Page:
The United States military has been testing pulsed energy on animals in an attempt to recreate the mysterious “Havana Syndrome” symptoms that have afflicted U.S. diplomats and intelligence officers in Cuba and other countries.
The symptoms, which include headaches, dizziness, and nausea, first emerged in late 2016 and have since affected hundreds of U.S. personnel around the world.
Defense Department Will Spend $750,000 Inducing 'Havana Syndrome' In Animals https://t.co/Xu4gWXY7Tp
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According to a report by The New York Times, the Pentagon’s research into pulsed energy involves exposing animals to high-intensity electromagnetic waves that are believed to be similar to the ones that caused the Havana Syndrome.
The research, which is being conducted at the Walter Reed National Military Medical Center in Maryland, is part of a broader effort to understand the origins of the syndrome and develop effective treatments for those affected by it.
The military’s use of animals in this research has sparked controversy among animal rights groups, who argue that such experiments are cruel and unnecessary. In response, the Pentagon has defended its research, saying that it is necessary to better understand the Havana Syndrome and develop treatments for those who have been affected by it.
The Havana Syndrome has been a major concern for U.S. officials in recent years, with many believing that it is the result of a deliberate attack by a foreign power. In response, the U.S. government has taken a number of steps to protect its personnel, including issuing new safety protocols and evacuating personnel from affected areas.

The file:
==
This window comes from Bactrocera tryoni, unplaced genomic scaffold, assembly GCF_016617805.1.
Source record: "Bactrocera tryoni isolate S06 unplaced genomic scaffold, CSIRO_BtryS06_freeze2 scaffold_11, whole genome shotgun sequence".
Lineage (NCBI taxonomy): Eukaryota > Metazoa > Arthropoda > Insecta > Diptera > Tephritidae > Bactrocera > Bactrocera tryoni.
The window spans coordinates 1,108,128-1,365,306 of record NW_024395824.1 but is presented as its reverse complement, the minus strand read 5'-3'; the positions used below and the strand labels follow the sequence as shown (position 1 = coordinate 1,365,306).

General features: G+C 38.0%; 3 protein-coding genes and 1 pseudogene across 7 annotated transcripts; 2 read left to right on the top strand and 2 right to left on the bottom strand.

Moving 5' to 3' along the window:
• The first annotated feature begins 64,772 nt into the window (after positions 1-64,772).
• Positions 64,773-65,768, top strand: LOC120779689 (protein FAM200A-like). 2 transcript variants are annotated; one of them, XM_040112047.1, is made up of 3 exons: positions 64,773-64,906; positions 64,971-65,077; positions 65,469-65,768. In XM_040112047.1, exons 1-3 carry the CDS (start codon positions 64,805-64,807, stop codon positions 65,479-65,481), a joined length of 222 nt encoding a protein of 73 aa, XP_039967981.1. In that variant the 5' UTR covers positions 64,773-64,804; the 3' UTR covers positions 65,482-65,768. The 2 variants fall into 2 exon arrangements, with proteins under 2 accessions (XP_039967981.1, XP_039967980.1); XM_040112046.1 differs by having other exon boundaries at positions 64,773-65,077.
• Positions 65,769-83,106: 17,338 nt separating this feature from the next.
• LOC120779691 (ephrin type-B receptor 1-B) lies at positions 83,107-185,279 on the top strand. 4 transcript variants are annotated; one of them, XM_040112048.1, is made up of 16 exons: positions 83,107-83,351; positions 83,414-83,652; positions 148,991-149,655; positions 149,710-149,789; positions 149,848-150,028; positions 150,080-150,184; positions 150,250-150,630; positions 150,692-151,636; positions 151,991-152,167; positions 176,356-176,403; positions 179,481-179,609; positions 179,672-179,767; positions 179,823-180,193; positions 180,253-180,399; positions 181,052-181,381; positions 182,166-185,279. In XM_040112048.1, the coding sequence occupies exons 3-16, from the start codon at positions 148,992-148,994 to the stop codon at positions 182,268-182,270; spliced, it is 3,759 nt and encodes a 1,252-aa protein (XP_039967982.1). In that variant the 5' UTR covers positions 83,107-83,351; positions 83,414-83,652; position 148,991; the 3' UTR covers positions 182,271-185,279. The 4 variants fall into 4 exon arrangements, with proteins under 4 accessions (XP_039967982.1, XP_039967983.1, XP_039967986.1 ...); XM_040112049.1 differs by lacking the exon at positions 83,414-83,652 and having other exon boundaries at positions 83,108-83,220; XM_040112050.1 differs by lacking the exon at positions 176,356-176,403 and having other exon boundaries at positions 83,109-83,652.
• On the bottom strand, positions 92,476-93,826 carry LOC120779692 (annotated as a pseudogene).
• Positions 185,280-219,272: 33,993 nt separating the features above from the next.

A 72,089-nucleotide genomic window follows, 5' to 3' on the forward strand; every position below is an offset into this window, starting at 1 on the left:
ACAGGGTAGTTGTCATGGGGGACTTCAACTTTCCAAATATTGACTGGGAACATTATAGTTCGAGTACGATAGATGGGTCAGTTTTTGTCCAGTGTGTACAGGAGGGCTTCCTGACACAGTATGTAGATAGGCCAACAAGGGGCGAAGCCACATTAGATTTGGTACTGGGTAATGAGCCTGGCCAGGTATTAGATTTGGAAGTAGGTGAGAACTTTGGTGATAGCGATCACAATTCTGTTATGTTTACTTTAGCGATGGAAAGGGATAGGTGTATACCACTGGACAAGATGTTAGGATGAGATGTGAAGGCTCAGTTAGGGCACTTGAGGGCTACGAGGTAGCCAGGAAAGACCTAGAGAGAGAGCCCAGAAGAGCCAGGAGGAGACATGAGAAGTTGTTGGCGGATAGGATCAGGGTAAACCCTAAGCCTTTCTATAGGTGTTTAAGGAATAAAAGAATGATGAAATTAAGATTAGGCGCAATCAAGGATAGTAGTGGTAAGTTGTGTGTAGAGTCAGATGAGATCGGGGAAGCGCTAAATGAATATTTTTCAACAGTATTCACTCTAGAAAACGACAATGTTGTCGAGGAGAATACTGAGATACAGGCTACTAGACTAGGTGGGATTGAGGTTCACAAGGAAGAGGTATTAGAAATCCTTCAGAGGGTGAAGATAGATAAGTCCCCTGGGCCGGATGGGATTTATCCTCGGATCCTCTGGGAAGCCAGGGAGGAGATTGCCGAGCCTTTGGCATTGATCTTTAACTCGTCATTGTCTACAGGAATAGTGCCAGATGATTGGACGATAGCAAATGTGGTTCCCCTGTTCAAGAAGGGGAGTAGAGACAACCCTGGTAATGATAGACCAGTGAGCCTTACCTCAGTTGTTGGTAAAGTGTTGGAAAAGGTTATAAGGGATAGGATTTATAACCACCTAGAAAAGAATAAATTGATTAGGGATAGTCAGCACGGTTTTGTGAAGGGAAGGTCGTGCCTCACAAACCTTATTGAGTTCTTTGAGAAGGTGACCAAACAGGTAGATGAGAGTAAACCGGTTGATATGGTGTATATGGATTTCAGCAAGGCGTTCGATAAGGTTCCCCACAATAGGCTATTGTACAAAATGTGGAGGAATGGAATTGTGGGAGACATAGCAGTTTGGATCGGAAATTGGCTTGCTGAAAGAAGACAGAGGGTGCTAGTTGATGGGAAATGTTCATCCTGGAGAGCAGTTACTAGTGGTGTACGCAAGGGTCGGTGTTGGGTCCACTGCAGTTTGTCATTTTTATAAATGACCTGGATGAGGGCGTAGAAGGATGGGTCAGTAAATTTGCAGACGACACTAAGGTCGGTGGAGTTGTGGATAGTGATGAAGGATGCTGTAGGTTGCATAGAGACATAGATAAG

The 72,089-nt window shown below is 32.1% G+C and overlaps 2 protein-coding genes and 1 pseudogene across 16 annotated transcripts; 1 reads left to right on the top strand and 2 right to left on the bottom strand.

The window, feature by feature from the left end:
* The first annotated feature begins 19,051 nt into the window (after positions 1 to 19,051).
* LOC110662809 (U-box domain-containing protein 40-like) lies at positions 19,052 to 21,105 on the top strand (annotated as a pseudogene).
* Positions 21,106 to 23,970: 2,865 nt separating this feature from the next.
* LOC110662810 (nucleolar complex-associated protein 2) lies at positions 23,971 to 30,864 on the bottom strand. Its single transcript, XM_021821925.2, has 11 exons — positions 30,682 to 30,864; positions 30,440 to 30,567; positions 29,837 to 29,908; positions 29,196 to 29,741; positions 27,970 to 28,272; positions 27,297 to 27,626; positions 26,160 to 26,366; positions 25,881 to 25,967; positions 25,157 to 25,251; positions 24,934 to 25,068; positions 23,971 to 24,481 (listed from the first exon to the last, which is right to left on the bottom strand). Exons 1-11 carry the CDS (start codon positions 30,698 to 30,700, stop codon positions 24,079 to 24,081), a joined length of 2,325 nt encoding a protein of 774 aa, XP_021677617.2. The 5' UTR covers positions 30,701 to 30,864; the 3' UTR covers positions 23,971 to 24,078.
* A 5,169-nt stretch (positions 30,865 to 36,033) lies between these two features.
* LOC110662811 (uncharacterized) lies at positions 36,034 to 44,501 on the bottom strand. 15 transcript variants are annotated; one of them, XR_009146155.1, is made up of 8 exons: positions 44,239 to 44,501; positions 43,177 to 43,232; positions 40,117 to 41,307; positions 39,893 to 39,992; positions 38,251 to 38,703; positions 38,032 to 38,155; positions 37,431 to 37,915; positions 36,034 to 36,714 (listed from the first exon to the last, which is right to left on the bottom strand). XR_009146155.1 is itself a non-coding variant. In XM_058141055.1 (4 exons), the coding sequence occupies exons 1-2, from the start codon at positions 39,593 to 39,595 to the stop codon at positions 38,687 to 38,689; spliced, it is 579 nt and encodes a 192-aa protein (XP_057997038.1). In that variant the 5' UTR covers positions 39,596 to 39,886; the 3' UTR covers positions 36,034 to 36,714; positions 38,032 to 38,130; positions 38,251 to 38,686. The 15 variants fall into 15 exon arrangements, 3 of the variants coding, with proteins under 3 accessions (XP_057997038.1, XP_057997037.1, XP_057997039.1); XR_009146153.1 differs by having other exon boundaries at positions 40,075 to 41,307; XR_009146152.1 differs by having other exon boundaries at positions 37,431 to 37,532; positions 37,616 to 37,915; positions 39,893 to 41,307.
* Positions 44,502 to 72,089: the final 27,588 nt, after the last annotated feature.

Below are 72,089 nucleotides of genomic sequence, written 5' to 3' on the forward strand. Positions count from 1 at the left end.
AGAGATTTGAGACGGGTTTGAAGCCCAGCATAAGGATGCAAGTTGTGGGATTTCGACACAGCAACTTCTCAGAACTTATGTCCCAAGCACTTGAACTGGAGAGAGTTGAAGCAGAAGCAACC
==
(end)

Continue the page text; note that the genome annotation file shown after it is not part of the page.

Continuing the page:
Despite these efforts, however, the cause of the Havana Syndrome remains a mystery. Some researchers believe that it may be the result of a previously unknown weapon or technology, while others have suggested that it may be a psychological phenomenon caused by the stress of working in high-risk environments.
Regardless of the cause, the military’s research into pulsed energy is an important step in understanding the Havana Syndrome and developing effective treatments for those affected by it. While some may disagree with the use of animals in this research, the importance of finding a solution to this ongoing problem cannot be overstated.